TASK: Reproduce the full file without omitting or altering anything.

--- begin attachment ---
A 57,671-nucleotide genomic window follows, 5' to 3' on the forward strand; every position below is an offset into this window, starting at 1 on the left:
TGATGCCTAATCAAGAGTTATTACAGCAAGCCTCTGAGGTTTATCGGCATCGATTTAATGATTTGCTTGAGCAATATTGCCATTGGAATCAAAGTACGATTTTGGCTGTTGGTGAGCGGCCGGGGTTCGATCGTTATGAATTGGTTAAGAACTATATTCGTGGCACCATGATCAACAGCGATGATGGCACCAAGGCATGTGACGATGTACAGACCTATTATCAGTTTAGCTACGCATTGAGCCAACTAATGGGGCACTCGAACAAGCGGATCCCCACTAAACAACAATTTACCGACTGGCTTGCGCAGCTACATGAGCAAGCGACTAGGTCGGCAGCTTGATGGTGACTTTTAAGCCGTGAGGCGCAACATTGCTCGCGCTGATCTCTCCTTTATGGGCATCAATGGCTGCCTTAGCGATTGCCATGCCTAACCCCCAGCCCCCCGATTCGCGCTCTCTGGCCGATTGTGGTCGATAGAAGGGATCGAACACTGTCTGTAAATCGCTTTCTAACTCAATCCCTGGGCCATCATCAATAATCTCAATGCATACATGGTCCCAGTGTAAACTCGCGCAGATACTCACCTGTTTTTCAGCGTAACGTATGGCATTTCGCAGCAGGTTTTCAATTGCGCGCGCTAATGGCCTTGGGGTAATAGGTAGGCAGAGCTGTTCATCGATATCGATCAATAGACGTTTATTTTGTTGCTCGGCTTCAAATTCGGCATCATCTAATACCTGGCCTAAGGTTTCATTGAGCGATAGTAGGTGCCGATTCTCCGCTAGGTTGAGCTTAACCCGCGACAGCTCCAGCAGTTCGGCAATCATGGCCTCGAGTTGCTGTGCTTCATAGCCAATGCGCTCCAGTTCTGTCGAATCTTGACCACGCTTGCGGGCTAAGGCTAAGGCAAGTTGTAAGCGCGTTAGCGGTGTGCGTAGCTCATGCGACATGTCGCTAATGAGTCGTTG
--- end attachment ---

A 57,671-nucleotide genomic window follows, 5' to 3' on the forward strand; every position below is an offset into this window, starting at 1 on the left:
TGATGCCTAATCAAGAGTTATTACAGCAAGCCTCTGAGGTTTATCGGCATCGATTTAATGATTTGCTTGAGCAATATTGCCATTGGAATCAAAGTACGATTTTGGCTGTTGGTGAGCGGCCGGGGTTCGATCGTTATGAATTGGTTAAGAACTATATTCGTGGCACCATGATCAACAGCGATGATGGCACCAAGGCATGTGACGATGTACAGACCTATTATCAGTTTAGCTACGCATTGAGCCAACTAATGGGGCACTCGAACAAGCGGATCCCCACTAAACAACAATTTACCGACTGGCTTGCGCAGCTACATGAGCAAGCGACTAGGTCGGCAGCTTGATGGTGACTTTTAAGCCGTGAGGCGCAACATTGCTCGCGCTGATCTCTCCTTTATGGGCATCAATGGCTGCCTTAGCGATTGCCATGCCTAACCCCCAGCCCCCCGATTCGCGCTCTCTGGCCGATTGTGGTCGATAGAAGGGATCGAACACTGTCTGTAAATCGCTTTCTAACTCAATCCCTGGGCCATCATCAATAATCTCAATGCATACATGGTCCCAGTGTAAACTCGCGCAGATACTCACCTGTTTTTCAGCGTAACGTATGGCATTTCGCAGCAGGTTTTCAATTGCGCGCGCTAATGGCCTTGGGGTAATAGGTAGGCAGAGCTGTTCATCGATATCGATCAATAGACGTTTATTTTGTTGCTCGGCTTCAAATTCGGCATCATCTAATACCTGGCCTAAGGTTTCATTGAGCGATAGTAGGTGCCGATTCTCCGCTAGGTTGAGCTTAACCCGCGACAGCTCCAGCAGTTCGGCAATCATGGCCTCGAGTTGCTGTGCTTCATAGCCAATGCGCTCCAGTTCTGTCGAATCTTGACCACGCTTGCGGGCTAAGGCTAAGGCAAGTTGTAAGCGCGTTAGCGGTGTGCGTAGCTCATGCGACATGTCGCTAATGAGTCGTTG